Sister Novelists: The Trailblazing Porter Sisters, Who Paved the Way for Austen and the Brontës Book Review

For everyone who makes a crack in the glass ceiling, they stand on the shoulders of someone else who made that crack possible. Lovers of classic literature are (hopefully) well-versed in the lives and works of Jane Austen and the Brontes.

What has been lost to history is that without Anna Maria and Jane Porter, neither Austen nor the Brontes would have been able to become published authors. The story of the Misses Porter is told in Devoney Looser‘s new book, Sister Novelists: The Trailblazing Porter Sisters, Who Paved the Way for Austen and the Brontës. Published last fall, Looser introduces modern readers to the sisters and their numerous works.

They lived what can only be described as a double life. Though they were respected authors/celebrities of their era, the Porters were never financially secure. Debt and poorly made monetary decisions followed them from the time they were young. They were also posthumously buried by the male writers of their era (Sir Walter Scott to be specific), who never publicly named the Porters as the inspiration for their own works.

It goes without saying that the book would be completely up my alley. It goes without saying that it is for a niche audience. But that’s fine. What Looser does so well is to bring her subjects and their world to life. I felt like I knew them as human beings, not as icons and proto-feminists. While she kept to the standard womb-to-tomb biography format, it was far from the dry academic title that it could have been.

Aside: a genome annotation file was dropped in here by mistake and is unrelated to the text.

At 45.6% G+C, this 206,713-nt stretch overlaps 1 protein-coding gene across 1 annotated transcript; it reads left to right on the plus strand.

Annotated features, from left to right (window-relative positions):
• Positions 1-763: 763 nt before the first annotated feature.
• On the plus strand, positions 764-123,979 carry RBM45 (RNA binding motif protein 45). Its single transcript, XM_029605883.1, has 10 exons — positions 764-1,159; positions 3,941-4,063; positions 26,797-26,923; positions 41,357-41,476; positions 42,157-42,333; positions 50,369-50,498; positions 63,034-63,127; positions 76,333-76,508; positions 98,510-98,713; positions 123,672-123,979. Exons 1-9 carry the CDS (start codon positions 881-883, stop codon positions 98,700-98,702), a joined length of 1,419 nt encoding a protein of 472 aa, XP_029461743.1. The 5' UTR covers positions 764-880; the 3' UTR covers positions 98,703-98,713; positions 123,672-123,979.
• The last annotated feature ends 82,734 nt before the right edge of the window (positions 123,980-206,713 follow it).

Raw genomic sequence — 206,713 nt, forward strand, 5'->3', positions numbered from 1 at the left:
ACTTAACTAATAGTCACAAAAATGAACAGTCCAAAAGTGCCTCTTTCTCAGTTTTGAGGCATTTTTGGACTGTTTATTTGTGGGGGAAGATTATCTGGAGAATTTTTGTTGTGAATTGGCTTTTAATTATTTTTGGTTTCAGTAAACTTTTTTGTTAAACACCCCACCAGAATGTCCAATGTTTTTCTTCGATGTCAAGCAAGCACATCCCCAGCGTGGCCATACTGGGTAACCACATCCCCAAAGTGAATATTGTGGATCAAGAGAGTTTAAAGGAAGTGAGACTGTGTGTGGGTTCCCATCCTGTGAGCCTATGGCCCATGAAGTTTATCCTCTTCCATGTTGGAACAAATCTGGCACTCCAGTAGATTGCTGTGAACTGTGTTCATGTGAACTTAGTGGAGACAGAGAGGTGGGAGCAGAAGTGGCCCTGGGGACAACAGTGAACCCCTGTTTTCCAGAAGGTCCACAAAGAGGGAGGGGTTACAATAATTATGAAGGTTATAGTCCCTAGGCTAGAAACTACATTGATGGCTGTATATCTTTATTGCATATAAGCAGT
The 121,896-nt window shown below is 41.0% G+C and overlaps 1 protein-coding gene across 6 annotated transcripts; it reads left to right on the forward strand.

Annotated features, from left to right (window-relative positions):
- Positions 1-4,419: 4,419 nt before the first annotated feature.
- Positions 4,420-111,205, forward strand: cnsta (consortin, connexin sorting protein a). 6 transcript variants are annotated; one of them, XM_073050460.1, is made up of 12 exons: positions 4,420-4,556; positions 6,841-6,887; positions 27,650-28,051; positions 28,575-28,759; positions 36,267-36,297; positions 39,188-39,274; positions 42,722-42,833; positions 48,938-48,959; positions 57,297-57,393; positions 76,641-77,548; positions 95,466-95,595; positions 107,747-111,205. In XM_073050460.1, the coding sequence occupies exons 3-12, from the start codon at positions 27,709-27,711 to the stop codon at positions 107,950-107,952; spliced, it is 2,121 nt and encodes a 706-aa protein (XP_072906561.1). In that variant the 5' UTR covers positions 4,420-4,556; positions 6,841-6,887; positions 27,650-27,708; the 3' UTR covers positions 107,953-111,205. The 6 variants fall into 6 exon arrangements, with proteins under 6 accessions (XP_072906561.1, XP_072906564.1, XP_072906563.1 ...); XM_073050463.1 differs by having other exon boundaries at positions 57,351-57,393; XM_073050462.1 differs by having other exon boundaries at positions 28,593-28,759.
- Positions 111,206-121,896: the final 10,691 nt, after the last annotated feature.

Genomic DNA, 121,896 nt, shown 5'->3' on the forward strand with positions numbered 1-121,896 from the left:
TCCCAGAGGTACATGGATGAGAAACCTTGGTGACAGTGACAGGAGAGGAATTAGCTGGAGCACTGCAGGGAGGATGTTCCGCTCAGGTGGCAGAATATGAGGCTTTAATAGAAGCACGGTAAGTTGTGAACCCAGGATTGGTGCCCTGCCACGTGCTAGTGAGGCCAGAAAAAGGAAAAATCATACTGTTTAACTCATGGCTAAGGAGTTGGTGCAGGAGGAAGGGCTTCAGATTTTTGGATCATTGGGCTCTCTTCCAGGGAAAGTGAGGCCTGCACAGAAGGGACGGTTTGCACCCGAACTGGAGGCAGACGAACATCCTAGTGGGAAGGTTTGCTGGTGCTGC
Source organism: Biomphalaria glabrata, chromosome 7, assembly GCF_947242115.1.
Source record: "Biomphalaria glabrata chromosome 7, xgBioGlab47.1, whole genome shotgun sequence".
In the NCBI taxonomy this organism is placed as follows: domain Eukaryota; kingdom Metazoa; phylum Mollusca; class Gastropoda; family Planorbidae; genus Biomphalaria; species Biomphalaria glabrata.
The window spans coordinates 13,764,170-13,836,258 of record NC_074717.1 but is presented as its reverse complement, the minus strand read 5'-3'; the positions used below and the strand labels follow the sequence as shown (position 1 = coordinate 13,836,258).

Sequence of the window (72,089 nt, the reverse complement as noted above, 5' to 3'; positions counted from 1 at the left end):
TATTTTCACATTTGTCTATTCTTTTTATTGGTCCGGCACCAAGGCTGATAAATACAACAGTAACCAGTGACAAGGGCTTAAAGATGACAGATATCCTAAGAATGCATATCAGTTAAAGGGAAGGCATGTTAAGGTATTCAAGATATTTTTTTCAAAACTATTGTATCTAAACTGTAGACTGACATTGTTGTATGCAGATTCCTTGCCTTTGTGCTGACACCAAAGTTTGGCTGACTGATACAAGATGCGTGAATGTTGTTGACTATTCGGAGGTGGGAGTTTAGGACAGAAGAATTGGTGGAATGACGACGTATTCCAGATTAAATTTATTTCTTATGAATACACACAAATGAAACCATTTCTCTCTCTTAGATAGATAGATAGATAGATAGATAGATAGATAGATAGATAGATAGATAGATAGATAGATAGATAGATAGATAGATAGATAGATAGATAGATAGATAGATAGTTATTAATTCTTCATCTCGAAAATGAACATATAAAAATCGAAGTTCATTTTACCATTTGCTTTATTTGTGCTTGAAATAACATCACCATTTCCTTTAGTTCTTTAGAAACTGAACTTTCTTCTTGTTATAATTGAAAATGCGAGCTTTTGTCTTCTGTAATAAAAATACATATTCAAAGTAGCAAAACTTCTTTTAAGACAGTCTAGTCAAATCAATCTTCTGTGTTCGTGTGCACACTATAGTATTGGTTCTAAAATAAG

I think it is pretty safe to say that every female writer since then, regardless of genre or format, owes the Porters a debt that can never be repaid.

Do I recommend it? Absolutely. It is a must-read.

Sister Novelists: The Trailblazing Porter Sisters, Who Paved the Way for Austen and the Brontës is available wherever books are sold.

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Thoughts On the Emily Trailer

Among the Bronte sisters, Emily Bronte is the one who fans know the least about. She only published one book, Wuthering Heights, and kept mostly within the circle of family and friends.

The trailer for Emily was released earlier this week. Written and directed by Frances O’Connor, Emma Mackey stars in the lead role as the mysterious and rebellious author.

The movie is about Emily’s life and her supposed romance with William Weightman (Oliver Jackson-Cohen). William was a local curate who was a friend of the Bronte family and if the narrative of the film is true, interested in Emily romantically.

I got Becoming Jane vibes while watching the trailer. Both Bronte and Weightman died young, leaving it up to conjecture as to the truth about their relationship. Bronte fans and academics have long believed that it was Anne, not Emily, who Weightman was in love with.

Only time will tell if it is true to what we know about Bronte or if it is based on unsubstantiated rumors. Either way, I look forward to seeing it.

Emily will be released in Canada and Europe in the next few months. The release date for the United States has not been announced yet, but it will likely occur sometime next year.

Throwback Thursday: In Search of the Brontës (2003)

A good biopic does more than lay out the basic facts about the life and work of the subject(s). It brings that story and the subject(s) to life, creating a connection between the audience and the characters.

In Search of the Brontës (2003) is a one-hour TV movie that told the story of the Bronte sisters, their work, and their family. Starring as the sisters are Victoria Hamilton (Charlotte Bronte), Elizabeth Hurran (Emily Bronte), and Alexandra Milman (Anne Bronte). Behind them is Patrick Malahide as their widower father Patrick and Jonathan McGuiness as their only brother, Branwell.

I thoroughly enjoyed this hour of television. It is a fascinating and deeply moving tale of three of the most beloved writers in literary history. The acting is fantastic and the actors are perfectly cast, giving the viewer the opportunity to get to know the characters outside of the dry historical facts that we know all too well.

Do I recommend it? Yes.

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